COVID-19 is much less severe in children, and it could have to do with a child’s still-developing immune system.
Studies find that overall risk of death or severe disease from COVID-19 is very low in kids.
It isn’t clear whether the Delta variant is making kids sicker than they would have been if infected with previous strains. Some pediatricians believe that is the case because of the severity of the cases they have treated. Other pediatricians don’t think Delta is causing more severe Covid-19 in children than earlier variants. But with Delta spreading widely, the number of children hospitalized with Covid-19 far outstrips anything they saw in the past.
On a population-adjusted basis, the weekly average of US children admitted to hospitals with Covid-19 is rising faster than any other age group.
After spending much of the past year tending to elderly patients, doctors are seeing a clear demographic shift: young and middle-aged adults make up a growing share of the patients in COVID-19 hospital wards.
It's both a sign of the country's success in protecting the elderly through vaccination and an urgent reminder that younger generations will pay a heavy price if the outbreak is allowed to simmer in communities across the country.
"The facts are clear: this is an extremely rare side effect, and only an exceedingly small number of people will experience it after vaccination," officials said in a statement. "Importantly, for the young people who do, most cases are mild, and individuals recover often on their own or with minimal treatment. In addition, we know that myocarditis and pericarditis are much more common if you get COVID-19, and the risks to the heart from COVID-19 infection can be more severe."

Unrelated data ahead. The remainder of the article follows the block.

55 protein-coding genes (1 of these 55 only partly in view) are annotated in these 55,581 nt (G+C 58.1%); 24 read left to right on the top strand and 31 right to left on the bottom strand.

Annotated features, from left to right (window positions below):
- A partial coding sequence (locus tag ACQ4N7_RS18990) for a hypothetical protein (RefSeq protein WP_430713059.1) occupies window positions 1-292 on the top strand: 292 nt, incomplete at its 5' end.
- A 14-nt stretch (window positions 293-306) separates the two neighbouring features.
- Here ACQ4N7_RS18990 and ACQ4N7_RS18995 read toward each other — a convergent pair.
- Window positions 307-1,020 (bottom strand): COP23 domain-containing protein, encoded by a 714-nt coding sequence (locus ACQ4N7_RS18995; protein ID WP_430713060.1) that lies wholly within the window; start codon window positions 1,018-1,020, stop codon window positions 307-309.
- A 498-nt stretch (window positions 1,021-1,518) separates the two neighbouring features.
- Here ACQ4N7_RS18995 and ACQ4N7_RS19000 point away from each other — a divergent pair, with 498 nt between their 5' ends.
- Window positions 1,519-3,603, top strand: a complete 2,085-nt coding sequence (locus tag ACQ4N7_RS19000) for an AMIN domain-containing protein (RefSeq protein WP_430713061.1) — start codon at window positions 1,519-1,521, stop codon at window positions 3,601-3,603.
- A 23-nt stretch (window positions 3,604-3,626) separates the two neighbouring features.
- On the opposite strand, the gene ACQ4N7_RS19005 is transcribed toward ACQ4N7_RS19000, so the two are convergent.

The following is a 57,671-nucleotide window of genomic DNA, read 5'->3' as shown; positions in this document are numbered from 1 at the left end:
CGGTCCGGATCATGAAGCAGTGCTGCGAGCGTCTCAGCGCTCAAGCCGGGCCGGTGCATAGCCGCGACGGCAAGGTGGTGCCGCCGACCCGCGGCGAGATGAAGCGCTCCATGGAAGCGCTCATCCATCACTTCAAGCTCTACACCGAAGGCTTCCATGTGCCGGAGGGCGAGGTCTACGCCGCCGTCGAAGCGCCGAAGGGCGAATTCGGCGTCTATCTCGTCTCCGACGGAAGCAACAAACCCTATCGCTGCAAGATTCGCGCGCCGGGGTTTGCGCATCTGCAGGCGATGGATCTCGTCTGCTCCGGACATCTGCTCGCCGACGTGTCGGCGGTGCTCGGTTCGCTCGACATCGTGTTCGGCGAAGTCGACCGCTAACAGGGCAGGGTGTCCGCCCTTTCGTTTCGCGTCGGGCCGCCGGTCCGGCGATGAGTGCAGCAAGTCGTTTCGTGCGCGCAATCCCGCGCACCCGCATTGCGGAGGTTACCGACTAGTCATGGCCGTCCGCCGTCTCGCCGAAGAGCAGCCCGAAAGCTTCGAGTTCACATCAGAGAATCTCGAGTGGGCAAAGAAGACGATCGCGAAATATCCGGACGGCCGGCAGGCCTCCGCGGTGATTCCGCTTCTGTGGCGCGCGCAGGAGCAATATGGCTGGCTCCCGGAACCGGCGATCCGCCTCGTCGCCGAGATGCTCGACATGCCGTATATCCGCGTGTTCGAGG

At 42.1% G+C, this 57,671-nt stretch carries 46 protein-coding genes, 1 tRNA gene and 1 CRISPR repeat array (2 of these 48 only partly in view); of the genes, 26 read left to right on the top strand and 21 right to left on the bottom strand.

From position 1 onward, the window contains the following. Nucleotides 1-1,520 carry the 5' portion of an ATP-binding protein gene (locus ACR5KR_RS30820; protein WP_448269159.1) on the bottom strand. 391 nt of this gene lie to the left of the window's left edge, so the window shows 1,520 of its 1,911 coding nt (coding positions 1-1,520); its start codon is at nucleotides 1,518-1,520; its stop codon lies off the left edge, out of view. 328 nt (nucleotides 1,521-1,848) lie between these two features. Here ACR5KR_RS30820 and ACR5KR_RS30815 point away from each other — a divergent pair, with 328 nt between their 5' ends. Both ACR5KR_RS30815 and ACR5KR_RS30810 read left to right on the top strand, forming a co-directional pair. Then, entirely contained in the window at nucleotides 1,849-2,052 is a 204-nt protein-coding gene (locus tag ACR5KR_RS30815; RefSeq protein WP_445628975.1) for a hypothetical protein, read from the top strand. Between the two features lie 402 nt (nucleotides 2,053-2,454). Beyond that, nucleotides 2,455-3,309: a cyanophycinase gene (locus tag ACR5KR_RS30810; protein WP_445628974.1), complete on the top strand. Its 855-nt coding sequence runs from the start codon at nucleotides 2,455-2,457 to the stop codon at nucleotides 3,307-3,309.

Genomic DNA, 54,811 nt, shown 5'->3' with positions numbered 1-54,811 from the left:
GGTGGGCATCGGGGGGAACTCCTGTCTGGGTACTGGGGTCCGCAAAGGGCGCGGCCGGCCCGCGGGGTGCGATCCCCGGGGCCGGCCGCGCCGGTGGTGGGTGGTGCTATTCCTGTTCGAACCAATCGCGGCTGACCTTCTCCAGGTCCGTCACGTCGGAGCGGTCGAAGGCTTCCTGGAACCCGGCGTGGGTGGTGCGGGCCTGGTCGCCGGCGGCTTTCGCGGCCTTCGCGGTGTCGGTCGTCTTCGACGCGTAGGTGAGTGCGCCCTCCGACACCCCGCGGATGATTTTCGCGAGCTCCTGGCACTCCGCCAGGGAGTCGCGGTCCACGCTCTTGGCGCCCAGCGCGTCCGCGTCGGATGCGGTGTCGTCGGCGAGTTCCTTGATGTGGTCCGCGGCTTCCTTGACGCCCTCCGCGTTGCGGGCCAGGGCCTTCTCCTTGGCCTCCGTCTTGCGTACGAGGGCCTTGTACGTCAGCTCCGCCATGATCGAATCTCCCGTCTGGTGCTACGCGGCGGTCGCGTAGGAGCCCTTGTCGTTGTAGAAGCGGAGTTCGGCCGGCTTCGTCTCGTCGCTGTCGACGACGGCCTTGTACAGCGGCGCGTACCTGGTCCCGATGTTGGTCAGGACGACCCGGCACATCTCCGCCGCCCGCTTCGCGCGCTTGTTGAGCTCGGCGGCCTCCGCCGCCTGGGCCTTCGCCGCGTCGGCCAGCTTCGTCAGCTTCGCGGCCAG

“The challenge in this age group is they know that the risk to them is pretty low from this virus — we shouldn’t be dishonest about that. It’s helping them be motivated enough to protect others … to overcome their own personal ambivalence,” said Sarah Van Orman, division chief of college health at the University of Southern California.
If the trend of missed vaccinations continues, pediatricians worry that the U.S. could experience outbreaks of vaccine-preventable diseases to deal with after, or even on top of, the Covid-19 pandemic.
There is new evidence that some children may become very sick, and we are beginning to learn more about who may be most at risk and what parents need to watch for.
It is not yet clear whether the Delta variant causes more severe disease in children, but its high level of infectiousness is causing a surge of pediatric Covid-19 cases.
Even as cases drop among vaccinated Americans, the coronavirus still can spread among unvaccinated people—who will be disproportionately children.
A vaccine for adults and older teens has been authorized. But younger children will have to wait. Here’s what parents need to know.
The first two years of life are a time of astonishing brain growth. What has that meant for the toddlers who have only known a world with COVID?